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Polycrylic Finish (Read 2350 times)
Mr_Roboto
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I love YaBB 1G - SP1!

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Polycrylic Finish
Nov 28th, 2008 at 4:11pm
 
I've dreaded finishing ukuleles for some time.  There always seems to be some problem that causes little imperfections in the finish, often little crystal-like projections in polyurethane or brush or cloth marks.  I hated spray on finishes, because they were either too thick and ran, or turned to alligator hide if I tried to rush them. 

All that is now likely to be behind me, as I developed an approach that seems to give me everything I've been after:  A high level of control on the application, very fast drying, and no streaks or imperfections.  Here's the method and materials.

1.  A CAN of liquid polycrylic from Minwax (NOT the spray type).
2.  Microfiber polishing cloths from Wal-Mart.  (Mine are gold colored from the automotive department near the polishing compounds.)
3.  400 grit sandpaper from the PAINT department at Wal-Mart (not the power tool display with the sandpaper pads).
4.  A tack cloth (also at Wal-Mart in the PAINT department).

Approach:

1.  Finish final sanding of wood with 400 grit paper and inspect the top in the best light you can find, preferably daylight, and, importantly, daylight in shade (which reduces glare and shows more imperfections via diffuse light).

2.  When finished with wood sanding, wipe the dust off with a tack cloth.  (It helps to have a couple of these at least at around $1.50 each.)

3.  Using the microfiber polishing cloth from the automotive department, dip a little of the polishing cloth in the polycrylic and wipe it on the wood, applying a smooth, very thin, even finish. 

4.  The polycrylic dries VERY quickly.  You can probably sand in half an hour or so under good conditions, although the can recommends a two hour wait.  If the finish seems smooth and shiny visibly and to your touch, you may not have to sand at all.  If you do sand in between coats (Minwax recommends three coats with sanding between each) use 400 grit sandpaper (at least).  Use tack cloth to clean off wood after sanding.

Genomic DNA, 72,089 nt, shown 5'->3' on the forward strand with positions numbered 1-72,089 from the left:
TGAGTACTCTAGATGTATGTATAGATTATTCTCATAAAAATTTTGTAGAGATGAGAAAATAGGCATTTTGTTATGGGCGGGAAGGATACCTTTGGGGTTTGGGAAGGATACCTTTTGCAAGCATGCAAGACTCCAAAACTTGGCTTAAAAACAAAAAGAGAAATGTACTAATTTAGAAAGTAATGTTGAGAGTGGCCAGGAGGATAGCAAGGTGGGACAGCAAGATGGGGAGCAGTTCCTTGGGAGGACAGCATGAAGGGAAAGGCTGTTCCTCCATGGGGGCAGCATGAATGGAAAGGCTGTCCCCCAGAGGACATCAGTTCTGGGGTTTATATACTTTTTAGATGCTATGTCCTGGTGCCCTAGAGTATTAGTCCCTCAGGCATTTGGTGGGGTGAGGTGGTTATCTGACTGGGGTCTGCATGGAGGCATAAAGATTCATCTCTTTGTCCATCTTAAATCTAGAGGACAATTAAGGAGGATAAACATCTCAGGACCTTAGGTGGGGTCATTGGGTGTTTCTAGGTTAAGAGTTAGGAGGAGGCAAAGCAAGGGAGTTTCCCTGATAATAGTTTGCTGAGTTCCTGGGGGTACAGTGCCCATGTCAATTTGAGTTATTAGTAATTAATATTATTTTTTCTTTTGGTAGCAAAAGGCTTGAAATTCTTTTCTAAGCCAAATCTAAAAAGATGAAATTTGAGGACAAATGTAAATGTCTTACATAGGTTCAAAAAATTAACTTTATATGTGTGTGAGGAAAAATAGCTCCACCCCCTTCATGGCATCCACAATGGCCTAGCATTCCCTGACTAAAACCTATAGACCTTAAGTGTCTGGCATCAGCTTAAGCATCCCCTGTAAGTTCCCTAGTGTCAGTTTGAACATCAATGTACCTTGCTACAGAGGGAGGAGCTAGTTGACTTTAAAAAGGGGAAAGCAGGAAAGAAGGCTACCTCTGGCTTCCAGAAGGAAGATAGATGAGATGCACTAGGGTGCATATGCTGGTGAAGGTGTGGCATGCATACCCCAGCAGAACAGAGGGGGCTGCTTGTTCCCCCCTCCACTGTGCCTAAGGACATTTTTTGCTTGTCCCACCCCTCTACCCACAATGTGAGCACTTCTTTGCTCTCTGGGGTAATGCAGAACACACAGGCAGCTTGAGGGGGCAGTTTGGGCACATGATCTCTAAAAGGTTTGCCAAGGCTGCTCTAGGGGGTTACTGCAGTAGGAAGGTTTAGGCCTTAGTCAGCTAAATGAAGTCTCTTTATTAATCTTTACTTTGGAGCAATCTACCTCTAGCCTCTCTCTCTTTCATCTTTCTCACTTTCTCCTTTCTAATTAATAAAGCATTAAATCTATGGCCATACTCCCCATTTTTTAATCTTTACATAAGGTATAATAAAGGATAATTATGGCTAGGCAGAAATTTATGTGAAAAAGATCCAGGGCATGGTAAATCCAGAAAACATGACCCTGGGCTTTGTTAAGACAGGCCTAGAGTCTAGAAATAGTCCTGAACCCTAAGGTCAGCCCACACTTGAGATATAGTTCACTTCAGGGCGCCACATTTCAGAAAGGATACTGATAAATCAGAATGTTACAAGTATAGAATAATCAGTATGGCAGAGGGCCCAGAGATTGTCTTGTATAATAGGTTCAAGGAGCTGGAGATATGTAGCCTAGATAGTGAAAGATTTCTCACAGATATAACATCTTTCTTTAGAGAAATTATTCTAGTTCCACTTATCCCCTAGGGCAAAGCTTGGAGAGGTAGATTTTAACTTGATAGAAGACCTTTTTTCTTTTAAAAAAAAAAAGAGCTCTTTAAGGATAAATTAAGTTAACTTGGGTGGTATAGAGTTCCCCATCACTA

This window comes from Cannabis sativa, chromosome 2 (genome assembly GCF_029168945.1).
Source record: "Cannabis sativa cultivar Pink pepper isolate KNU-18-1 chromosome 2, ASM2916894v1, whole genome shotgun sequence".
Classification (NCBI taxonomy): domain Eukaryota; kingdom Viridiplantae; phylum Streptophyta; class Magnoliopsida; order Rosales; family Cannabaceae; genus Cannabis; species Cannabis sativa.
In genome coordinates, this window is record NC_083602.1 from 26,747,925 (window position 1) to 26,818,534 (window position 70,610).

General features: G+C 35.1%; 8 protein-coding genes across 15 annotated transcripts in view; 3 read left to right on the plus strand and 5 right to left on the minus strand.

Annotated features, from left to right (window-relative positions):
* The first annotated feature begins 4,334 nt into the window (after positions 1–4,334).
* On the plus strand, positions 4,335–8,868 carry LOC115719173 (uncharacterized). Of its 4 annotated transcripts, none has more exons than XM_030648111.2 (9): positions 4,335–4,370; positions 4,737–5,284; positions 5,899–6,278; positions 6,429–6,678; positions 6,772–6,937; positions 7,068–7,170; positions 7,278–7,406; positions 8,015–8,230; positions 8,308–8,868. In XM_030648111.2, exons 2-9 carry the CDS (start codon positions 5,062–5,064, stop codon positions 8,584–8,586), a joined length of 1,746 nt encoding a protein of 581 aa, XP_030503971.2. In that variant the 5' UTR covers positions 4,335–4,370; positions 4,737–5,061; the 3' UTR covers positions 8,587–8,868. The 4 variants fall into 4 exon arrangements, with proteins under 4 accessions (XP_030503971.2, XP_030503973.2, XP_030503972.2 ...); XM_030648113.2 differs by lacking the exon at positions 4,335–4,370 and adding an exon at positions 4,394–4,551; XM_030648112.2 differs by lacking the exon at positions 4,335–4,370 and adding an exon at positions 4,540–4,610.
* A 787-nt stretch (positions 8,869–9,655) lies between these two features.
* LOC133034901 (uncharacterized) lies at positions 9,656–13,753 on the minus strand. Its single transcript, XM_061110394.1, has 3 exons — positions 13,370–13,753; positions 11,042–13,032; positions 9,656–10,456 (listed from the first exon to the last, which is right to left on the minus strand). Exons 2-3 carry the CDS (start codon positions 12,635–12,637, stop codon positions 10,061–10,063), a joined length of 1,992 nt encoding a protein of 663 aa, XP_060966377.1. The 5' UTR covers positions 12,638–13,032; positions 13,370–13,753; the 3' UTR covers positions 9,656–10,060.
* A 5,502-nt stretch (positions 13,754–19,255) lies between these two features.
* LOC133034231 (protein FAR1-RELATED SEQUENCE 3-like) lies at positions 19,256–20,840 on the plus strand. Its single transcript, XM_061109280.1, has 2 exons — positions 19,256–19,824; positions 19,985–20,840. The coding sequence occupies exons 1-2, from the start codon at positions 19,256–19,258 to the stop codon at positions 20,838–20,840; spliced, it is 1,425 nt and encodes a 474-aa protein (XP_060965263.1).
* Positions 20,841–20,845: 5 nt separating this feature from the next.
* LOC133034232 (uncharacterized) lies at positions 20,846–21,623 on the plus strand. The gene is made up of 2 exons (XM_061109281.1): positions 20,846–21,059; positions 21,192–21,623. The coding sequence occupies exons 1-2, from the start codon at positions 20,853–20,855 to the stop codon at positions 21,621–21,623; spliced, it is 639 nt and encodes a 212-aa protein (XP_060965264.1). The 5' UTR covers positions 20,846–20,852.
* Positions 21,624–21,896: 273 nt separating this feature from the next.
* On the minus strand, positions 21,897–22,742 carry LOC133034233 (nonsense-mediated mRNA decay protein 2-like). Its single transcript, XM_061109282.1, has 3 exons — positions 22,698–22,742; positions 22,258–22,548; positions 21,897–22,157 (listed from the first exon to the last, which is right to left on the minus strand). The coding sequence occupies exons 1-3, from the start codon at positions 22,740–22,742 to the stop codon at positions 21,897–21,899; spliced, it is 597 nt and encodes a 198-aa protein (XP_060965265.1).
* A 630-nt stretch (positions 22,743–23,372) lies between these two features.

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mblue
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Re: Polycrylic Finish
Reply #1 - Nov 30th, 2008 at 4:34am
 
I have used Polycrylic on several things (not ukes, yet) and I like it a lot. It changes to color of wood less than any other finish I have used.
Using a microfiber cloth for application, sounds like a good idea.
I have not finished my first uke yet, and I was thinking that I would use Tru-Oil, as recommended in the Hana Lima Construction Manual, but I will now try your Polycrylic method on some scrap wood, and then decide between that and the Tru-Oil.
Thank you for this information.
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mblue
Junior Uke
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Re: Polycrylic Finish
Reply #2 - Dec 25th, 2008 at 4:08am
 
Hi Mr_Roboto. I did a comparison between Polycrylic and Tru-Oil. I used your application methods, on both. I really like your idea of the microfiber cloth for application. It allowed for good control, and resulted in very thin, uniform coats. I have a cedar soundboard that I screwed up, so I used that for the test, half with polycrylic, and half with Tru-Oil.
I have to say that I ended up liking the Tru-Oil much better. The finish is smoother. It filled the wood better, it looks better, and when I run my fingernail across it, it produces less of an indentation/scratch.
It is so cool the way Tru-Oil ends up producing such a hard, varnish like (but better) finish.
One thing that I can say about polycrylic is that IF you want the apearance of the wood to be altered as little as possible by the finish, it is very good in that regard.
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